In 1783 Charles Messier published a catalog of non-stellar objects he and others had found. This catalog, published in Connaissance des Temps, was an important work, for while others had published lists they were often widly inaccurate, with less than half the objects being real. In contrast M. Messier had meticulously checked each object himself and the list was impressively accurate with all but possibly one entry (M102) a real object. About half of these objects were original discoveries. As a result of this effort the catalog is still used widely by professional and amateur astronomers and the objects on the list still known by the numbers he bestowed in the original publication. We have prefixed the numbers with a capitol M to denote Messier, and the objects are now M1 to M110. While the published version of his list contained only 103 objects the list was brought to 110 when objects were added from Messier's personal notes and by Messier's close friend Pierre Méchain.
These object represent a 110 "Best of the Sky" list and even advanced amateurs return to these objects in their telescopes time and time again. The list is the best place for a novice to begin to explore what the sky has to offer.
Many of the objects are visible to the unaided eye and most are visible in binoculars. Personally I have observed all of these objects many times in instruments ranging from binoculars, to 6 and 8 inch telescopes, to my 18" Deep Violet. I have found that while all can be found in a smaller scope, to truly appreciate many of the objects requires a telescope of 6 or more inches in aperture.
M3 a globular cluster in Canes Venatici. Drawing done at an 8" f/10 telescope at TIMPA, Avra Valley, AZ, 5 June 1998.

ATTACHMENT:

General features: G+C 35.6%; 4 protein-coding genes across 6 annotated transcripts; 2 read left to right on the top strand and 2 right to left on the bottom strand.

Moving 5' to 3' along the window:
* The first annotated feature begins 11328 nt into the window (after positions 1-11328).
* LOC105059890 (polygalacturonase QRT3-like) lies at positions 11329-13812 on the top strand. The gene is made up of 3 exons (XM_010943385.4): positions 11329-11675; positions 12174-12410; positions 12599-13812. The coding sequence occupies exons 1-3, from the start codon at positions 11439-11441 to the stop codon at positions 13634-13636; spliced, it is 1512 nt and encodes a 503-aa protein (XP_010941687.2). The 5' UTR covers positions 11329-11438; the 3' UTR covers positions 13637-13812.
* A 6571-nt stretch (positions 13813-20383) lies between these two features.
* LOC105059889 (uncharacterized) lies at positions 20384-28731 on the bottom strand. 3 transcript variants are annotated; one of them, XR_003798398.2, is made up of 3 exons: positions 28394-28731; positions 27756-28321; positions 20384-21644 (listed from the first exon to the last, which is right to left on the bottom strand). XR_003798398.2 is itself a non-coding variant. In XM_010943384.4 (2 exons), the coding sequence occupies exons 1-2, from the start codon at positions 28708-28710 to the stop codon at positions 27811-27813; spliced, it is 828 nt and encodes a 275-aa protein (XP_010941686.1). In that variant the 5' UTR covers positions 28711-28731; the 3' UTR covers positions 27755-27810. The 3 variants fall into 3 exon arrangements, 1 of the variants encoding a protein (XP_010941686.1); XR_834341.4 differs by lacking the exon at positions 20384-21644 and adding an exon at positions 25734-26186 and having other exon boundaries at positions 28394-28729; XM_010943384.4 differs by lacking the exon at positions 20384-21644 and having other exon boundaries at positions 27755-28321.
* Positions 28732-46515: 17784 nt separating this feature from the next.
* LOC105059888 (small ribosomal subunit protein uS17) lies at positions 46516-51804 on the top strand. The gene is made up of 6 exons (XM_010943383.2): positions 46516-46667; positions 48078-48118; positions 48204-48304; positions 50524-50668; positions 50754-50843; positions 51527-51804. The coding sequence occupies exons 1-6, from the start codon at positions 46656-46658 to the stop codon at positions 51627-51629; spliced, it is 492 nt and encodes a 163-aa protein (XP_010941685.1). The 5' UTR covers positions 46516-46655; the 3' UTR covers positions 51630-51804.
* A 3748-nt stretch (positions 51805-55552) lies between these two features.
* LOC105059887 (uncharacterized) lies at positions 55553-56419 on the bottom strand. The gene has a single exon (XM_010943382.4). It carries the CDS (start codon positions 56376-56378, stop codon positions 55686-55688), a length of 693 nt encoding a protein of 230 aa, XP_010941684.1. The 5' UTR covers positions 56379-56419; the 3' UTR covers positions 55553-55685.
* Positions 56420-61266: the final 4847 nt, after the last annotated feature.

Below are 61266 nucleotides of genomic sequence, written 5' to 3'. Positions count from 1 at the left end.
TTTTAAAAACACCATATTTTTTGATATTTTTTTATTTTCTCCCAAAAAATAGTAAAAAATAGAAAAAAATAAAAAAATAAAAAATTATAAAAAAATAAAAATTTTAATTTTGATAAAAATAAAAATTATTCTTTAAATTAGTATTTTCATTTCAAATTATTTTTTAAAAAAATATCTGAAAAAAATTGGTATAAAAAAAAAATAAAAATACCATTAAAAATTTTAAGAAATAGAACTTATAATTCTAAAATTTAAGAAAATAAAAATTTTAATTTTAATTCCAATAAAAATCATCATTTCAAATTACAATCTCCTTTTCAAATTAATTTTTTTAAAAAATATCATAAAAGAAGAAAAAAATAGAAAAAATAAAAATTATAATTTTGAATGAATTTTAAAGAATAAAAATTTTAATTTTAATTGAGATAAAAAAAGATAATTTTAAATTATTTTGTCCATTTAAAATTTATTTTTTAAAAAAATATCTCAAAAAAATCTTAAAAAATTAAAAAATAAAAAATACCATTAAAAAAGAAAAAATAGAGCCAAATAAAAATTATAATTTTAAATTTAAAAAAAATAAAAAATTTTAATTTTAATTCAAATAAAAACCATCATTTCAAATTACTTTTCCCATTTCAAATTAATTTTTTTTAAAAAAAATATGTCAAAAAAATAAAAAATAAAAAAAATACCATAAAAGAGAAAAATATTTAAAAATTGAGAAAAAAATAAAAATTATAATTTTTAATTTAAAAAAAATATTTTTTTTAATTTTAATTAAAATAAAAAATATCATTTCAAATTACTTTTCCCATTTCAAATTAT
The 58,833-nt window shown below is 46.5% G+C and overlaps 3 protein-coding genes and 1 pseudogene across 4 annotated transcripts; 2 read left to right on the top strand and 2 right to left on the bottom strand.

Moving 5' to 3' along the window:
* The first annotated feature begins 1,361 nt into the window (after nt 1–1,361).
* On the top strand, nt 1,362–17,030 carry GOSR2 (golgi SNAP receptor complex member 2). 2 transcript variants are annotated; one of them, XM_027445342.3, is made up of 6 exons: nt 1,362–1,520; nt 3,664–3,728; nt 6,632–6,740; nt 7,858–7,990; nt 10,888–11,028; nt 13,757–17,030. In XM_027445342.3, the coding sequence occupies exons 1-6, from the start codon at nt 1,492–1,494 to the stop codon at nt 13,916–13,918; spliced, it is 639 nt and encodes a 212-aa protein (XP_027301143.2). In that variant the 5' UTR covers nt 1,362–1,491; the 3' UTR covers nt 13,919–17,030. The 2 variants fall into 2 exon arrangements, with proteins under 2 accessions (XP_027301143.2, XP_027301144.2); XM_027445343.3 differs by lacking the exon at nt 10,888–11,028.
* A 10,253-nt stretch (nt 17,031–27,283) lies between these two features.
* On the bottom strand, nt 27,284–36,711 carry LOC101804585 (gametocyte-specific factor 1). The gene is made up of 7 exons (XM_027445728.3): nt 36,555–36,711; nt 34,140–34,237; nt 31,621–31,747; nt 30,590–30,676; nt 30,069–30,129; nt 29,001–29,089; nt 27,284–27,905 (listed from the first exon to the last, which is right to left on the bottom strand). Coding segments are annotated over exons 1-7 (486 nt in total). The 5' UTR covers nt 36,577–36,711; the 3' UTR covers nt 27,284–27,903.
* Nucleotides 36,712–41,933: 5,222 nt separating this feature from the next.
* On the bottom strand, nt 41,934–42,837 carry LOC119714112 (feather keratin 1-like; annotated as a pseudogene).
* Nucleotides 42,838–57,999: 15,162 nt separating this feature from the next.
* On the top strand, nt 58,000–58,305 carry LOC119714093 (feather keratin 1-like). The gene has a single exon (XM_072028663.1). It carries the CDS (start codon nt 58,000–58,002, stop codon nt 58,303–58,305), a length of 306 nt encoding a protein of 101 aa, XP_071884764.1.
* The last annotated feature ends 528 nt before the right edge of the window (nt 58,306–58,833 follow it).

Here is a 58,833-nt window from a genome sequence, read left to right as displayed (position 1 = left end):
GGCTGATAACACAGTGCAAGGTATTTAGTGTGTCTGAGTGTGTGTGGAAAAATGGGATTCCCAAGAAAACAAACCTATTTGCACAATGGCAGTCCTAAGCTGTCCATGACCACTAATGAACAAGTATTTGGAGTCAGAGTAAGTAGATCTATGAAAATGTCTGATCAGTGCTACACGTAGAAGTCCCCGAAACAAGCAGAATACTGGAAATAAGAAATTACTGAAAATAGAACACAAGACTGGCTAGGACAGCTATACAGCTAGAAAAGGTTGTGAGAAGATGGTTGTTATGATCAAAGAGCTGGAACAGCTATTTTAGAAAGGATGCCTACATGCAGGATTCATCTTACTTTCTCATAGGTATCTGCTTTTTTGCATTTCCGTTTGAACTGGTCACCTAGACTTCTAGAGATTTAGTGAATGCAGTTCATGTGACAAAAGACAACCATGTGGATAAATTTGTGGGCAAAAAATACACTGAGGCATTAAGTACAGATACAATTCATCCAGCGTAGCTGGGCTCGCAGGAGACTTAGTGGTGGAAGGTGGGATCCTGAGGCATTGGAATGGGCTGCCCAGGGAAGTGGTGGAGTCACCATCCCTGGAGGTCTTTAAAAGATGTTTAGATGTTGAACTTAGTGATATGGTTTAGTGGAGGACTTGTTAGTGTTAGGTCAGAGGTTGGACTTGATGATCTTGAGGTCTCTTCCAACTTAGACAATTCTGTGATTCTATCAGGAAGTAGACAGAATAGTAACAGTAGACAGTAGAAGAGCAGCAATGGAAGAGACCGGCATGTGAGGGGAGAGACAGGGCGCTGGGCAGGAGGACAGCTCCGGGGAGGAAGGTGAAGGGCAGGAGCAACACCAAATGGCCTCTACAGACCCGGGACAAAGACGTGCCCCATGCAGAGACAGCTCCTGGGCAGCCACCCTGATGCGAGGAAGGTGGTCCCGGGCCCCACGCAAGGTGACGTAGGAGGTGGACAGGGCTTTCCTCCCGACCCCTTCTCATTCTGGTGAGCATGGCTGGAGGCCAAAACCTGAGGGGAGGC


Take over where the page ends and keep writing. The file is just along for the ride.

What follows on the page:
If looking for a challenge it is possible (just barely) to find all 110 objects in a single night on new moon late in the month of March when the sun moves into an area of the sky where no objects on the list are found. Such an adventure is called a messier marathon. Yes, it can be done, I have done it, but the exercise is not east and does require some practice and skill.
For extensive information on The Messier Catalog and it's author you can go to the SEDS Messier Page at http://www.seds.org/messier/.
From Messier's catalog as published in Connaissance des Temps...
(May 3, 1764) `Nebula discovered between Bootes & one of the Hunting Dogs of Hevelius [Canes Venatici], it doesn't contain any star, its center is brilliant, & its light is gradually fading away, it is round; in a beautiful [dark] sky, one can see it in a telescope of 1-foot [FL]: It is reported on the chart of the comet observed in 1779. Memoirs of the Academy of the same year. Seen again on March 29, 1781, always very beautiful. (Diam. 3')'
My notes from 5 June 1998 read... A little smaller than M5 but otherwise just as nice. Well resolved and compact. In even a modest telescope this cluster is a swarm of stars arranged in a tight ball, in a larger instrument it is a stunning arrangement of innumberable stars. This is in contrast to Messier'comment "It doesn't contain any star", while in modern amateur instruments the object is a swarm of stars "well resolved". A testimony of the poor quality of Messier's instruments by modern standards even though they were good by the standards of the day. Also a testimony to the dedication and perseverance of those early explorers of the night.